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Benefit for Centro de Cultura Libertaria Anarchist library in Lisbon.
The Centro de Cultura Libertária, an anarchist association with 44 years of activity in Cacilhas-Almada, is again threatened. The continued pressure of the real estate business, the alteration of the law of rent and the gentrification that force the departure of residents from the central places of cities, the destruction of non-profit spaces or the closure of neighborhood stores, now also reach the CCL.
It is not the first time that the CCL’s permanence in its historic headquarters is questioned. Between 2009 and 2011 the Center for Libertarian Culture resisted against a process of eviction moved by the landlord. Only the solidarity of many collectives and individuals here and beyond allowed us to face the costs of the judicial process, which led to two trials and one appeal. In the end, we reached an income increase agreement that allowed us to continue in space without changes in the duration of the contract.
However, in 2014, as a result of the changes in the rent law in favor of the owners’ interests, the CCL contract duration lasted for five years. At the end of 2018, we have reached the point where, as has happened to thousands of tenants, the continuation of the lease of our space will be at the mercy of the owner’s will and the conditions that he wants us to impose.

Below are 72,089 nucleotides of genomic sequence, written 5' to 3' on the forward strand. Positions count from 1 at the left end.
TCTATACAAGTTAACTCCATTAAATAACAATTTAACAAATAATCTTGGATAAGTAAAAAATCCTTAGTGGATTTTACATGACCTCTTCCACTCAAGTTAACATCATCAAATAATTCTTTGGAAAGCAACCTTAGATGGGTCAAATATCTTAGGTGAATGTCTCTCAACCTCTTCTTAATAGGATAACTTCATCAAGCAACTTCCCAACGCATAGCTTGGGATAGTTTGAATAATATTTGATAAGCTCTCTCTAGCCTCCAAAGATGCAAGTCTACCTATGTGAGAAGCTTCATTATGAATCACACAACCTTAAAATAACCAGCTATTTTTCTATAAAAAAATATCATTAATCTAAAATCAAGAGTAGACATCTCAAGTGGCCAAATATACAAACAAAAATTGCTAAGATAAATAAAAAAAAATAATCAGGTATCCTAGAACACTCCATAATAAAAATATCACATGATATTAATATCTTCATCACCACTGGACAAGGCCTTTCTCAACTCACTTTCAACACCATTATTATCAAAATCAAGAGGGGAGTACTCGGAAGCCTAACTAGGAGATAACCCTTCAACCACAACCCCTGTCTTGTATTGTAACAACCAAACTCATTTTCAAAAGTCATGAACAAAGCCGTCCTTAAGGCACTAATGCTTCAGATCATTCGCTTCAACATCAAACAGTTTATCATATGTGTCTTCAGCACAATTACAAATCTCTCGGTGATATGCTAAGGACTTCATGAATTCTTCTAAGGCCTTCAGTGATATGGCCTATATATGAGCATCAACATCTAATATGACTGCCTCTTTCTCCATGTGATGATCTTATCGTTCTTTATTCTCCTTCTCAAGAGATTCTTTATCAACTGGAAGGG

The CCL is an anarchist cultural athena founded in 1974 by old libertarian militants who resisted the dictatorship, occupying since then the space leased at number 121 Rua Candido dos Reis, in Cacilhas. The Center has a unique library and archive in Portugal, with documents produced over the last hundred years, as well as a distributor of libertarian culture. It has been a fundamental space for anarchism in Portugal welcoming successive generations of libertarians. During its existence, the Center hosted numerous activities, such as debates, meetings, reading circles, video sessions, workshops, dinners or various learning workshops, and served as home to many libertarian groups and groups. Different publications have been published here, such as the Anarchist Voice in the 1970s, Antithesis in the 1980s, the Anarchist Information Bulletin in the 1990s, and Húmus magazine in the first decade of this century.
As an anarchist association, the operation of the CCL is horizontal and is based on the assembly of members, where decisions are made and the tasks inherent in the life of the association are distributed. Participation in the CCL is always voluntary, unpaid and non-profit making. The only sources of funding are membership fees, bookstore and diner receipts, and solidarity donations.